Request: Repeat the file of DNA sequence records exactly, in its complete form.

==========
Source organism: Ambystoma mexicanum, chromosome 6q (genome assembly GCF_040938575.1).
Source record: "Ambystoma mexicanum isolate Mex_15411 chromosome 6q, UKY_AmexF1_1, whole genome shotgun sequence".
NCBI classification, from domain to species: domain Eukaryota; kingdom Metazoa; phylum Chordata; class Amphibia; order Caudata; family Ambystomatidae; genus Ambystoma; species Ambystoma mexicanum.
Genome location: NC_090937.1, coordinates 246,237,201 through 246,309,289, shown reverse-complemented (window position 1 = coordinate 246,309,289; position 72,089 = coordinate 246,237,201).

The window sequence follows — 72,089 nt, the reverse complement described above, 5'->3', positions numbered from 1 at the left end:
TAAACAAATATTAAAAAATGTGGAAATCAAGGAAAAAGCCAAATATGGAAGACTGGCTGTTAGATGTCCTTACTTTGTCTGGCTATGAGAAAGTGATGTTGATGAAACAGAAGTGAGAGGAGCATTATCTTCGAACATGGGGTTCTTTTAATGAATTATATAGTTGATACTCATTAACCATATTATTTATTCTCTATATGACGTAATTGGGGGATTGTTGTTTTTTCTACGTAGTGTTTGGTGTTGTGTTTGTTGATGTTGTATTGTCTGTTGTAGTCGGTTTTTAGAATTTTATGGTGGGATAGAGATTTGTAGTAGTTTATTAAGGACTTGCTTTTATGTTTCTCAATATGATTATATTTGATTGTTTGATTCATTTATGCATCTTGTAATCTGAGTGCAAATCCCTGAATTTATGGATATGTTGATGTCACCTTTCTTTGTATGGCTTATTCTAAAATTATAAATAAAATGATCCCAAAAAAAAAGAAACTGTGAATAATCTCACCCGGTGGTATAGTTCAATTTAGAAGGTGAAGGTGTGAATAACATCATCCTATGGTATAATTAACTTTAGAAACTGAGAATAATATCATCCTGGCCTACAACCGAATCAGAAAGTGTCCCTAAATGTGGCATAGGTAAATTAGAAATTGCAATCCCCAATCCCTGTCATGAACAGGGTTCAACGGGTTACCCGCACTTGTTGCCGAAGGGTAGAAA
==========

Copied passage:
Source organism: Ambystoma mexicanum, chromosome 6q (genome assembly GCF_040938575.1).
Source record: "Ambystoma mexicanum isolate Mex_15411 chromosome 6q, UKY_AmexF1_1, whole genome shotgun sequence".
NCBI classification, from domain to species: domain Eukaryota; kingdom Metazoa; phylum Chordata; class Amphibia; order Caudata; family Ambystomatidae; genus Ambystoma; species Ambystoma mexicanum.
Genome location: NC_090937.1, coordinates 246,237,201 through 246,309,289, shown reverse-complemented (window position 1 = coordinate 246,309,289; position 72,089 = coordinate 246,237,201).

The window sequence follows — 72,089 nt, the reverse complement described above, 5'->3', positions numbered from 1 at the left end:
TAAACAAATATTAAAAAATGTGGAAATCAAGGAAAAAGCCAAATATGGAAGACTGGCTGTTAGATGTCCTTACTTTGTCTGGCTATGAGAAAGTGATGTTGATGAAACAGAAGTGAGAGGAGCATTATCTTCGAACATGGGGTTCTTTTAATGAATTATATAGTTGATACTCATTAACCATATTATTTATTCTCTATATGACGTAATTGGGGGATTGTTGTTTTTTCTACGTAGTGTTTGGTGTTGTGTTTGTTGATGTTGTATTGTCTGTTGTAGTCGGTTTTTAGAATTTTATGGTGGGATAGAGATTTGTAGTAGTTTATTAAGGACTTGCTTTTATGTTTCTCAATATGATTATATTTGATTGTTTGATTCATTTATGCATCTTGTAATCTGAGTGCAAATCCCTGAATTTATGGATATGTTGATGTCACCTTTCTTTGTATGGCTTATTCTAAAATTATAAATAAAATGATCCCAAAAAAAAAGAAACTGTGAATAATCTCACCCGGTGGTATAGTTCAATTTAGAAGGTGAAGGTGTGAATAACATCATCCTATGGTATAATTAACTTTAGAAACTGAGAATAATATCATCCTGGCCTACAACCGAATCAGAAAGTGTCCCTAAATGTGGCATAGGTAAATTAGAAATTGCAATCCCCAATCCCTGTCATGAACAGGGTTCAACGGGTTACCCGCACTTGTTGCCGAAGGGTAGAAA